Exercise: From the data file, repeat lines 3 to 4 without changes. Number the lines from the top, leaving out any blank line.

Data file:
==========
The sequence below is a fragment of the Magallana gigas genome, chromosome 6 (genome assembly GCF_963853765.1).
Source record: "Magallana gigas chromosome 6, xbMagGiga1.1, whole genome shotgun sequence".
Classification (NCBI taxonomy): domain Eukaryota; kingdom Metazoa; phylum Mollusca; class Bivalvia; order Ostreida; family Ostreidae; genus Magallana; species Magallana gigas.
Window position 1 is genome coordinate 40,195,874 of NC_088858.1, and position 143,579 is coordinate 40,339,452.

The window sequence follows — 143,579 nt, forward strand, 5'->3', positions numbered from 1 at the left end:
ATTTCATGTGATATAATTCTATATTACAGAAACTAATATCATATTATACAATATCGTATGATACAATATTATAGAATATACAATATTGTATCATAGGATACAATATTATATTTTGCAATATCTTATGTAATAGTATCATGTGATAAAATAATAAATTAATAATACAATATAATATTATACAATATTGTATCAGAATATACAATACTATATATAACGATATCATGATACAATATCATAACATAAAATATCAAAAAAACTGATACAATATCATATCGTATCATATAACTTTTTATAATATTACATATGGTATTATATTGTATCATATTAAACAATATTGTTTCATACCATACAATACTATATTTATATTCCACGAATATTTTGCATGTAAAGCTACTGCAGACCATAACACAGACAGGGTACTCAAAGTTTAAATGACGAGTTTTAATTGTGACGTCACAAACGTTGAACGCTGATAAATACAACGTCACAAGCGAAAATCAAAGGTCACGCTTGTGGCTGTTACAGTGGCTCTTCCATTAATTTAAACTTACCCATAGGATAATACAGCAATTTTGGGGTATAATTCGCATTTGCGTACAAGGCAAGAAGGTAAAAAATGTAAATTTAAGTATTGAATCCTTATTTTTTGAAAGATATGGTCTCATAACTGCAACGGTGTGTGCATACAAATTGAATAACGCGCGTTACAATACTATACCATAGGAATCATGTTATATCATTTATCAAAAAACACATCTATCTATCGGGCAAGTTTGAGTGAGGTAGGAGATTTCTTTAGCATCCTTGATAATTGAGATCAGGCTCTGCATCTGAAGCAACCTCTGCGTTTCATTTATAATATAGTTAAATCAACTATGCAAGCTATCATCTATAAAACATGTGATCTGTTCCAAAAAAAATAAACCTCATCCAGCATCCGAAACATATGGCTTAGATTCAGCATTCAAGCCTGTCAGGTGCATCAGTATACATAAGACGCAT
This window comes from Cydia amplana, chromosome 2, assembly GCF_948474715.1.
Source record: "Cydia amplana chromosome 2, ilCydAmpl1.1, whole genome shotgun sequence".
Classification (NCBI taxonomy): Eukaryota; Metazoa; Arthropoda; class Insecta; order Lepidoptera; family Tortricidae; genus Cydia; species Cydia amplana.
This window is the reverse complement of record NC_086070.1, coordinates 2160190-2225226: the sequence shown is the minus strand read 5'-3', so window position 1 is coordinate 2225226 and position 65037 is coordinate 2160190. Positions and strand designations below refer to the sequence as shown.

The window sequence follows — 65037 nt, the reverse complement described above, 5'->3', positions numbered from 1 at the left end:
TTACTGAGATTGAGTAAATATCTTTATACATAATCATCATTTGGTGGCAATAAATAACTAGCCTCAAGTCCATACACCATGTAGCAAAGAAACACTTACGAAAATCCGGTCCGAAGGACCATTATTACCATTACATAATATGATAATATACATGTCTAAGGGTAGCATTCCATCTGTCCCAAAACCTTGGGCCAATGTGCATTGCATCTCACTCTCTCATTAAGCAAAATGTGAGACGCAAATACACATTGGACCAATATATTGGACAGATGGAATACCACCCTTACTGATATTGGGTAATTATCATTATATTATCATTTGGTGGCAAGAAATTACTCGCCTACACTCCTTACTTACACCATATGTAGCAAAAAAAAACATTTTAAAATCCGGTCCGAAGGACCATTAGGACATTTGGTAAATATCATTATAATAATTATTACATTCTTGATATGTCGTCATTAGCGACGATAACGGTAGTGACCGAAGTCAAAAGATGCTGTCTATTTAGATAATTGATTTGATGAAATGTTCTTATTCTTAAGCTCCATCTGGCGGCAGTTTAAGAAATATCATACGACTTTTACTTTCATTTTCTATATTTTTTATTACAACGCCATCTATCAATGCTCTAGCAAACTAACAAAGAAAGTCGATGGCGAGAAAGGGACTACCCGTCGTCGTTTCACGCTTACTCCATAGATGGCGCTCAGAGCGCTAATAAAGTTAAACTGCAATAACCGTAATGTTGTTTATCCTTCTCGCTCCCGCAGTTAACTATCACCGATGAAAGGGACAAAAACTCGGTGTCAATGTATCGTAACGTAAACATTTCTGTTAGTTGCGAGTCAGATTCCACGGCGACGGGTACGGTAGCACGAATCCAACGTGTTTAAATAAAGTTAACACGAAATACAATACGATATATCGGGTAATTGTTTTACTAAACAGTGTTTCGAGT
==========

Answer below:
Classification (NCBI taxonomy): domain Eukaryota; kingdom Metazoa; phylum Mollusca; class Bivalvia; order Ostreida; family Ostreidae; genus Magallana; species Magallana gigas.
Window position 1 is genome coordinate 40,195,874 of NC_088858.1, and position 143,579 is coordinate 40,339,452.